Clark’s contradictions extend beyond what he’s said to what he’s done. Though he’s gone on record criticizing Bush for not taking multilateral approach in Iraq, as The Nation’s Katrina vanden Heuvel notes, Clark has in the past shown quite another side — that of a reckless leader with a go-at-it-alone attitude:

“On June 12, 1999, in the immediate aftermath of NATO’s air war against Yugoslavia, a small contingent of Russian troops dashed to occupy the Pristina airfield in Kosovo. Clark was so anxious to stop the Russians that he ordered an airborne assault to confront these units–an order which could have unleashed the most frightening showdown with Moscow since the end of the Cold War. Hyperbole? You can decide. But British General Michael Jackson, the three-star general and commander of K-FOR, the international force organized and commanded by NATO to enforce an agreement in Kosovo, told Clark: “Sir, I’m not starting world war three for you,” when refusing to accept his order to prevent Russian forces from taking over the airport. (Jackson was rightly worried that any precipitous NATO action could risk a confrontation with a nuclear- armed Russia and upset the NATO-led peacekeeping plan just getting underway with the withdrawal of Serbian forces from Kosovo.)

After being rebuffed by Jackson, Clark, according to various media reports at the time, then ordered Admiral James Ellis, the American in charge of NATO’s southern command, to use Apache helicopters to occupy the airfield.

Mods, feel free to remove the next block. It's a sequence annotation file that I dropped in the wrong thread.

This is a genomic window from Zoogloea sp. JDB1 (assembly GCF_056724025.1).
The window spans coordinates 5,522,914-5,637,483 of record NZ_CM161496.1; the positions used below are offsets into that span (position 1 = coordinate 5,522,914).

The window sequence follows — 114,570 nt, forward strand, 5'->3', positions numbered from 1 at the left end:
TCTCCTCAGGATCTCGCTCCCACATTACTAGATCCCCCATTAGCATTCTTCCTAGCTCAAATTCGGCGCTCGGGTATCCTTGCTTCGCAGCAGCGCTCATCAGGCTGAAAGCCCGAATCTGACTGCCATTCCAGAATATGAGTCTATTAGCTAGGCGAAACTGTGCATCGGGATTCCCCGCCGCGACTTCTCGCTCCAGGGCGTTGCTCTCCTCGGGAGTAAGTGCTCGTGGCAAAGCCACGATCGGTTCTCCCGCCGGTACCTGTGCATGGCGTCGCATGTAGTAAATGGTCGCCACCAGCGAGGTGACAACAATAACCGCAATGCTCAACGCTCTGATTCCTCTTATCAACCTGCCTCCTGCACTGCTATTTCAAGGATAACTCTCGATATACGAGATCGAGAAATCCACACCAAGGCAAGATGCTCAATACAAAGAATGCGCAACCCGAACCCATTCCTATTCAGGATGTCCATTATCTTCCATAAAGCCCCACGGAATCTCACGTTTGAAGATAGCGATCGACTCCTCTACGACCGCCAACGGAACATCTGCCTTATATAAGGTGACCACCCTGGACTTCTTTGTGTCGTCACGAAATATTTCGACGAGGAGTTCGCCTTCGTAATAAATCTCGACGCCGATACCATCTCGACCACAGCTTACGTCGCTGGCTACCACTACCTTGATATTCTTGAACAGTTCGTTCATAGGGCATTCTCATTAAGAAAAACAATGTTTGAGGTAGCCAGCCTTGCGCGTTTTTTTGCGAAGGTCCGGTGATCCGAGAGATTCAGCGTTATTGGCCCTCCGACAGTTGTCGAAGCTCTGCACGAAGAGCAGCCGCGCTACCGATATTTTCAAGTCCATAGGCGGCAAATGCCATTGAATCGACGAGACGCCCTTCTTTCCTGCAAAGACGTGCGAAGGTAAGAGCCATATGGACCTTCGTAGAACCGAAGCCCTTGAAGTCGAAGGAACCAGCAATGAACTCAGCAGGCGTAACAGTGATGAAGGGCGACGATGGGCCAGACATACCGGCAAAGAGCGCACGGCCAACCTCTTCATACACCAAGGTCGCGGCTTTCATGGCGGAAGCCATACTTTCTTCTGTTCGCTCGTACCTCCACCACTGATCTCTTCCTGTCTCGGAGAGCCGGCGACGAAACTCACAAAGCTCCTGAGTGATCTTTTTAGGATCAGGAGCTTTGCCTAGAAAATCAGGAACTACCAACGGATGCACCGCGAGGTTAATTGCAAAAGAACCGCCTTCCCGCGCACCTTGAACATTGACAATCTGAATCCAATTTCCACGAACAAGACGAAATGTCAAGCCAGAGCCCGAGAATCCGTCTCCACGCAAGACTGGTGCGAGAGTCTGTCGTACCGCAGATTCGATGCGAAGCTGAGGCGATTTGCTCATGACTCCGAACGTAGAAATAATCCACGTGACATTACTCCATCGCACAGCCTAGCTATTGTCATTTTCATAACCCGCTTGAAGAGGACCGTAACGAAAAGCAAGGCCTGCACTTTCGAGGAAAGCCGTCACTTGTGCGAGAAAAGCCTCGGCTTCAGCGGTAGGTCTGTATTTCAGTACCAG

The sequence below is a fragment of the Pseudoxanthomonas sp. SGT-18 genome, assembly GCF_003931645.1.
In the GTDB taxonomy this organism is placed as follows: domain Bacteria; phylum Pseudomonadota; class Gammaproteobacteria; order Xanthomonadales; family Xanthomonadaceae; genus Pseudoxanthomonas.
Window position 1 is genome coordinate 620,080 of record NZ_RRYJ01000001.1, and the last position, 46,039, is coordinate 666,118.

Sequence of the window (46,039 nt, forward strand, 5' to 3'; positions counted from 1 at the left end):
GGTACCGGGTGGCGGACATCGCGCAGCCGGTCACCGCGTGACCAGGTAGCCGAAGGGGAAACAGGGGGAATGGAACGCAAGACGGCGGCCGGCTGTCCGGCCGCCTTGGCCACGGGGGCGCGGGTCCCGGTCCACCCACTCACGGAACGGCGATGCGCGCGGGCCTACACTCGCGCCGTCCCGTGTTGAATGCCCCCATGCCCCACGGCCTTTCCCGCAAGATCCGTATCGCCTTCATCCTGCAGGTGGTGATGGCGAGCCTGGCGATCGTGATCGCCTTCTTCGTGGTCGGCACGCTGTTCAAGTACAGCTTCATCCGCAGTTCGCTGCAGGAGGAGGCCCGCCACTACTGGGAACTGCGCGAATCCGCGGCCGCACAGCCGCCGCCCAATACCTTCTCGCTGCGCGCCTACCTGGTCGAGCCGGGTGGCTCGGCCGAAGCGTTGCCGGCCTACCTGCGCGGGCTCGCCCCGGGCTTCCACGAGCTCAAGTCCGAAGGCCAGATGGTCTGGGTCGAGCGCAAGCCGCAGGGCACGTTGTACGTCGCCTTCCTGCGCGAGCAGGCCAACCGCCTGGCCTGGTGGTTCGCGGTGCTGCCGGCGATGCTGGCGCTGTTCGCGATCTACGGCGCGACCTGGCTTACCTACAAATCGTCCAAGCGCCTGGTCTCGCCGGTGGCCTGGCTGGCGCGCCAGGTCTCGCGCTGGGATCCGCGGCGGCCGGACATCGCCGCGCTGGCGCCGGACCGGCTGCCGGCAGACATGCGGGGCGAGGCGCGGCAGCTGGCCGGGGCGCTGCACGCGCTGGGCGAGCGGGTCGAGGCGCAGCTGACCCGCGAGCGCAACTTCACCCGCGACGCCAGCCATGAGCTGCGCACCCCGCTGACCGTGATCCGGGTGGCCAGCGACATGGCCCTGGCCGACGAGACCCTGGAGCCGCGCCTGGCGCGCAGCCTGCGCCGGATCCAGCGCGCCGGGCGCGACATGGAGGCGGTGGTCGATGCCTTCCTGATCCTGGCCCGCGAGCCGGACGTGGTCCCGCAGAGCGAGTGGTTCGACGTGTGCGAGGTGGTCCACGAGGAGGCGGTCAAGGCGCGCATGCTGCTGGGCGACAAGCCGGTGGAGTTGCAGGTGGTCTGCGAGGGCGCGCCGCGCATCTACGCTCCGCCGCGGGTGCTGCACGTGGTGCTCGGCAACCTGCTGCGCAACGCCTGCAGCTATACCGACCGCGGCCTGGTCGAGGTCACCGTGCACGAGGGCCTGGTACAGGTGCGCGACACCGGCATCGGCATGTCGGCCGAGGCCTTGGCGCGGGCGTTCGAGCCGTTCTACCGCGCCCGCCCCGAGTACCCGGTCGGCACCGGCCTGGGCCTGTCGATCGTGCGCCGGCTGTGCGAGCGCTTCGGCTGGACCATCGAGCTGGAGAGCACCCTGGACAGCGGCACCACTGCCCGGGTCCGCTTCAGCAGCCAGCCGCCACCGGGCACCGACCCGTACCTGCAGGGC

… In the end, Russian reinforcements were stopped when Washington persuaded Hungary, a new NATO member, to refuse to allow Russian aircraft to fly over its territory.”

So he’s a complex guy, with a complicated history. That, on its own, isn’t a deal-breaker. But Clark has gone very quickly from the perfect Democratic candidate to a potential liability. He’s riding high in the polls, for now. Whether he stays up there will depend on how quickly he gets his campaign game on track and his story straight. But, on current evidence, the more the public learns more about Clark’s background, the less willing it will be to give him the benefit of the doubt. For now, let’s just say he’s “complex,” and contradictory. Then again, there’s always the possibility that he’s just plain confused. After all, he’s a Democrat who voted for both Ronald Reagan and Richard Nixon.